As many of you out there, I have also given in to the magic of Facebook,where you can meet old friends and make new ones, all the while filling your mind with sometimes useless bits of information that allow you to better grasp the thoughts, issues and ideas of people you don’t see every day. All the while this is free, it is one of those projects that in my opinion needs to build trust so that people using it feel ok to really share bits of their lives…
At the same time, the marketer within tempts me with questions on how certain gaps may be filled, on a tool as user-friendly and sharing as Facebook?
If we go back 20 years, before the internet, before Facebook, before modern marketing, how did organisations and businesses manage to share their ideas?
- Did they do so because they spent lots of time and energy by telling everyone? Maybe so.
- Did they manage so because they told people that care? Maybe so.
But while both are potentially effective, only 1 is truly efficient!
My alltime favorite marketer which I’m sure you all know by now, Seth Godin, has had a full book published, very successfully, on what he calls “Permission Marketing“. How should you imagine this? Well, imagine someone buying your red hering, and adding a simple sentence after the transaction: “if you would like to know if we have special promotions or new models of your red hering, please feel free to give me your number and I will call you to inform you”.
This of course sounds like a weary process, where lists of interests with phonenumbers need to be precisely managed (you wouldn’t want to bother the red hering kind of guy with the new blue hering), 25 years later, advanced technological systems allow you to set this in ways that simplify a marketer’s life significantly.
But what does this mean for you, young FB marketers?
My example and reason for this post:
- Why would I receive invitations go to Techno/Dance parties for techno/dance-enthusiasts whilst I seriously do not enjoy that type of music?
- Why would I be invited to an event on the other side of the world?
- Why would I be asked to become a fan of something I can not honestly claim fan-ship of, over and over again?
By adding you as a friend, I authorize you to communicate with me as a friend, not a business! If a business adds me as a friend, I have the choice of accepting the friendship for some probable advertising messages, or to choose not to accept those messages. If someone suggest I become a fan, and I refuse to, I do not want to be asked again as I already took the decision, and on Facebook the rule remains the same: no means no.
One of the interesting features on Facebook is that there is something to be used for every kind of situation, the trick is to understand which is which:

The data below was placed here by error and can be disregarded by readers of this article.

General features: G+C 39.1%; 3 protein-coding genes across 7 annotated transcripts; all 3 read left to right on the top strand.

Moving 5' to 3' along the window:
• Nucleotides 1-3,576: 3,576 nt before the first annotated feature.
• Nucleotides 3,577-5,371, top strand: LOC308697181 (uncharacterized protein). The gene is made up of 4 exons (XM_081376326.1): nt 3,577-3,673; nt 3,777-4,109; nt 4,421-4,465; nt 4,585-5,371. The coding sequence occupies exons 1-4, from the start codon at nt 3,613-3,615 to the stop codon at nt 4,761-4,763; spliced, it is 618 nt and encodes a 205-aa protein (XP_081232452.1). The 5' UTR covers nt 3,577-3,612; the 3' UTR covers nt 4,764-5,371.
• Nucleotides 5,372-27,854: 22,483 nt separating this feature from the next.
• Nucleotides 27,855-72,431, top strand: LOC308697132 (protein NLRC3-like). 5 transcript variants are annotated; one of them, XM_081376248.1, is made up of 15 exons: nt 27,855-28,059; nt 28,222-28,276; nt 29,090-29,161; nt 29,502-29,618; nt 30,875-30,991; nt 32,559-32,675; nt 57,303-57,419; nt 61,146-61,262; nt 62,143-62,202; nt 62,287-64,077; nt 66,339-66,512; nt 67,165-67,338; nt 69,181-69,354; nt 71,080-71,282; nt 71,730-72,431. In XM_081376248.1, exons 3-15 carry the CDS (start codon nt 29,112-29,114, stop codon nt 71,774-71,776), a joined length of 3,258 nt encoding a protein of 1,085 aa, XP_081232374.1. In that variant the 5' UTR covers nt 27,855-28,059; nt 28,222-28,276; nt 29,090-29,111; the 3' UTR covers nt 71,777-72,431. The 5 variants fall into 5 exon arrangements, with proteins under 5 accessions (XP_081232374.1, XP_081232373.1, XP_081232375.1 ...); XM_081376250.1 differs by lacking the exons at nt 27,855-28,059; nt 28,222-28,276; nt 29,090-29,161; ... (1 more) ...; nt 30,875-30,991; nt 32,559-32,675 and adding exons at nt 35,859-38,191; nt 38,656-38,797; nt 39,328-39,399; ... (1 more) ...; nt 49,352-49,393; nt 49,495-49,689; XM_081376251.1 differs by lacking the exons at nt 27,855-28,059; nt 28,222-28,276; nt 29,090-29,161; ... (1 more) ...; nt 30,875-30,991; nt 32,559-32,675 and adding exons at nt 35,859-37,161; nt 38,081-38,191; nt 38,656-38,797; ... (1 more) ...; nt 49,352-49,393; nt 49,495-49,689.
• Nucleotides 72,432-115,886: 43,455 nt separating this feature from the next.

- You use Facebook for personal reasons: great, that’s what it was created for. Do your thing, have fun, meet your (old) friends (again), keep a tiny part of someone’s life with you at any moment
- You use Facebook for business: create a (fan-)page! Advertise the page, suggest it to your friends if you truly believe they could be fans, and don’t re-suggest it – that is intrusive and annoying. By having a clever message and advertising at low cost, you can still reach the people that truly take an interest in your cause/product/service. And don’t even think about using groups…they’re not going to help you unless you’re thinking about on-line focus groups or things the like.
I have come across two very interesting articles from Seth Godin who has noticed “computers today are no longer computers, but an opportunity to upsell”, and another from Bob Poole that asks marketers (or those that wish to become marketers) to “RESPECT their people”. With annoying habits as established as new computers full of infected marketing messages with no specific purpose other than to force the less techsavy to pay, I cannot help but notice the same on my Facebook account. Using it forces me to either accept friends and all the marketing messages they might send, or not accept friends and hence not use Facebook at all.
And a last bit on Facebook marketing…
Once you’ve gotten permission to talk about your cause/product/service to a crowd, take some more time and create not only messages but targets as well. If someone agrees to become a fan of your red hering, and there is no connection or reasonable cause to believe there might be one, don’t suggest they also become fans of the blue hering, and especially, don’t send them blue hering messages if they’ve given you permission to tell them about the red ones and the red ones only. Invite them to local events, ask them for feedback after the purchase, allow them to interact.
With time, you will learn that you do not need large crowds of people where most have turned blind to your message – only a handful of real “fans”, may they be supporters, sneezers, influencers, or just regular/heavy users, will benefit you more! Here again, Seth puts it in a very concise and effective way!
Good luck with FB marketing, and now you’ve read my recommendations, no more excuses for those invites I couldn’t care less for! 🙂
(On another note, here’s an article of interest that is not just for Facebook marketers but also and especially for Facebook users: Facebook Privacy Settings – Sorry I Meant Money Settings by Jens B.)